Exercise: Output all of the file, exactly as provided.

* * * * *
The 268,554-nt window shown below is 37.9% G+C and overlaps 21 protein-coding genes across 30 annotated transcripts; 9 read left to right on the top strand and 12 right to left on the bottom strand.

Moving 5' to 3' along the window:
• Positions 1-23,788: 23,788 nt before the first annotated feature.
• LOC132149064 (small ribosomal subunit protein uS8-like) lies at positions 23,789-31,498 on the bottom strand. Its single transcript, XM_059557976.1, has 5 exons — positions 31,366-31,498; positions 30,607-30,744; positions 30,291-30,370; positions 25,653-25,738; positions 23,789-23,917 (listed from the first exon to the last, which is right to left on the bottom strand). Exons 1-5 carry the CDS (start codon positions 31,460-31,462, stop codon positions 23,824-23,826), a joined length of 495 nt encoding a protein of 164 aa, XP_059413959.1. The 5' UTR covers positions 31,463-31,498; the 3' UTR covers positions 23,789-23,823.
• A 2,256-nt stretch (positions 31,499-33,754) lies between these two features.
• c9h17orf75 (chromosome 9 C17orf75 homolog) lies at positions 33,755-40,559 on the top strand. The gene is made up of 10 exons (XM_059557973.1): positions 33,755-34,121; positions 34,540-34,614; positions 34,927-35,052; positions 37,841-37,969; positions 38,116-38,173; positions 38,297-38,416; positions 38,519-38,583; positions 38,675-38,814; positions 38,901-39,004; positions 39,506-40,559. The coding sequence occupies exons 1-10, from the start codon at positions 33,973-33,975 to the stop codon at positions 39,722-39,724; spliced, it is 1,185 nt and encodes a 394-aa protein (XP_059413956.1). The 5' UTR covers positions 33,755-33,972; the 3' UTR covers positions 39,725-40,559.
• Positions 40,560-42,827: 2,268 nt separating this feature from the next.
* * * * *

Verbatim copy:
The 268,554-nt window shown below is 37.9% G+C and overlaps 21 protein-coding genes across 30 annotated transcripts; 9 read left to right on the top strand and 12 right to left on the bottom strand.

Moving 5' to 3' along the window:
• Positions 1-23,788: 23,788 nt before the first annotated feature.
• LOC132149064 (small ribosomal subunit protein uS8-like) lies at positions 23,789-31,498 on the bottom strand. Its single transcript, XM_059557976.1, has 5 exons — positions 31,366-31,498; positions 30,607-30,744; positions 30,291-30,370; positions 25,653-25,738; positions 23,789-23,917 (listed from the first exon to the last, which is right to left on the bottom strand). Exons 1-5 carry the CDS (start codon positions 31,460-31,462, stop codon positions 23,824-23,826), a joined length of 495 nt encoding a protein of 164 aa, XP_059413959.1. The 5' UTR covers positions 31,463-31,498; the 3' UTR covers positions 23,789-23,823.
• A 2,256-nt stretch (positions 31,499-33,754) lies between these two features.
• c9h17orf75 (chromosome 9 C17orf75 homolog) lies at positions 33,755-40,559 on the top strand. The gene is made up of 10 exons (XM_059557973.1): positions 33,755-34,121; positions 34,540-34,614; positions 34,927-35,052; positions 37,841-37,969; positions 38,116-38,173; positions 38,297-38,416; positions 38,519-38,583; positions 38,675-38,814; positions 38,901-39,004; positions 39,506-40,559. The coding sequence occupies exons 1-10, from the start codon at positions 33,973-33,975 to the stop codon at positions 39,722-39,724; spliced, it is 1,185 nt and encodes a 394-aa protein (XP_059413956.1). The 5' UTR covers positions 33,755-33,972; the 3' UTR covers positions 39,725-40,559.
• Positions 40,560-42,827: 2,268 nt separating this feature from the next.